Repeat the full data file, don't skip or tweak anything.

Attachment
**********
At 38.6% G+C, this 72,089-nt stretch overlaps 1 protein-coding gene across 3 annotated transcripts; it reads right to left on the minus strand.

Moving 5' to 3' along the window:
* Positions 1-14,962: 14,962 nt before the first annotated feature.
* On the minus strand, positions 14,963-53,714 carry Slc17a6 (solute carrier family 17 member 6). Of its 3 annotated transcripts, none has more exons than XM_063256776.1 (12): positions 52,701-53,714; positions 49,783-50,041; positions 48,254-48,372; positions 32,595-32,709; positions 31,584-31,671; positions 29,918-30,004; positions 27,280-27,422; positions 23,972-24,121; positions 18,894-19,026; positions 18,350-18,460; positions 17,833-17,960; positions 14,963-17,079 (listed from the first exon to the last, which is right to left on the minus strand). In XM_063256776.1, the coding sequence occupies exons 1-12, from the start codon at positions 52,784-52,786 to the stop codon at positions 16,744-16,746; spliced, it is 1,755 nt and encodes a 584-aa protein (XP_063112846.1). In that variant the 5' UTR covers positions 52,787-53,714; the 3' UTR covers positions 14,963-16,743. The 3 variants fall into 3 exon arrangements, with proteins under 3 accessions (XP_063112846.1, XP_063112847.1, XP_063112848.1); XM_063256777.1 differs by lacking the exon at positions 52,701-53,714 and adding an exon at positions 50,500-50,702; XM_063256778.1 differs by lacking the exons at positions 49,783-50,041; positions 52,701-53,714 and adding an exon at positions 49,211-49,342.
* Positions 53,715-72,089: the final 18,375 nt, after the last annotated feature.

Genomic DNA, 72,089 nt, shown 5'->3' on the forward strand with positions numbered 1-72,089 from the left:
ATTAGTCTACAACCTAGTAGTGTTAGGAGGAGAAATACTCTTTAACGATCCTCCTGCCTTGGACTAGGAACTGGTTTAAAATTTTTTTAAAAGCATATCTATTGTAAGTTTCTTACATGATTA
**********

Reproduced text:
At 38.6% G+C, this 72,089-nt stretch overlaps 1 protein-coding gene across 3 annotated transcripts; it reads right to left on the minus strand.

Moving 5' to 3' along the window:
* Positions 1-14,962: 14,962 nt before the first annotated feature.
* On the minus strand, positions 14,963-53,714 carry Slc17a6 (solute carrier family 17 member 6). Of its 3 annotated transcripts, none has more exons than XM_063256776.1 (12): positions 52,701-53,714; positions 49,783-50,041; positions 48,254-48,372; positions 32,595-32,709; positions 31,584-31,671; positions 29,918-30,004; positions 27,280-27,422; positions 23,972-24,121; positions 18,894-19,026; positions 18,350-18,460; positions 17,833-17,960; positions 14,963-17,079 (listed from the first exon to the last, which is right to left on the minus strand). In XM_063256776.1, the coding sequence occupies exons 1-12, from the start codon at positions 52,784-52,786 to the stop codon at positions 16,744-16,746; spliced, it is 1,755 nt and encodes a 584-aa protein (XP_063112846.1). In that variant the 5' UTR covers positions 52,787-53,714; the 3' UTR covers positions 14,963-16,743. The 3 variants fall into 3 exon arrangements, with proteins under 3 accessions (XP_063112846.1, XP_063112847.1, XP_063112848.1); XM_063256777.1 differs by lacking the exon at positions 52,701-53,714 and adding an exon at positions 50,500-50,702; XM_063256778.1 differs by lacking the exons at positions 49,783-50,041; positions 52,701-53,714 and adding an exon at positions 49,211-49,342.
* Positions 53,715-72,089: the final 18,375 nt, after the last annotated feature.

Genomic DNA, 72,089 nt, shown 5'->3' on the forward strand with positions numbered 1-72,089 from the left:
ATTAGTCTACAACCTAGTAGTGTTAGGAGGAGAAATACTCTTTAACGATCCTCCTGCCTTGGACTAGGAACTGGTTTAAAATTTTTTTAAAAGCATATCTATTGTAAGTTTCTTACATGATTA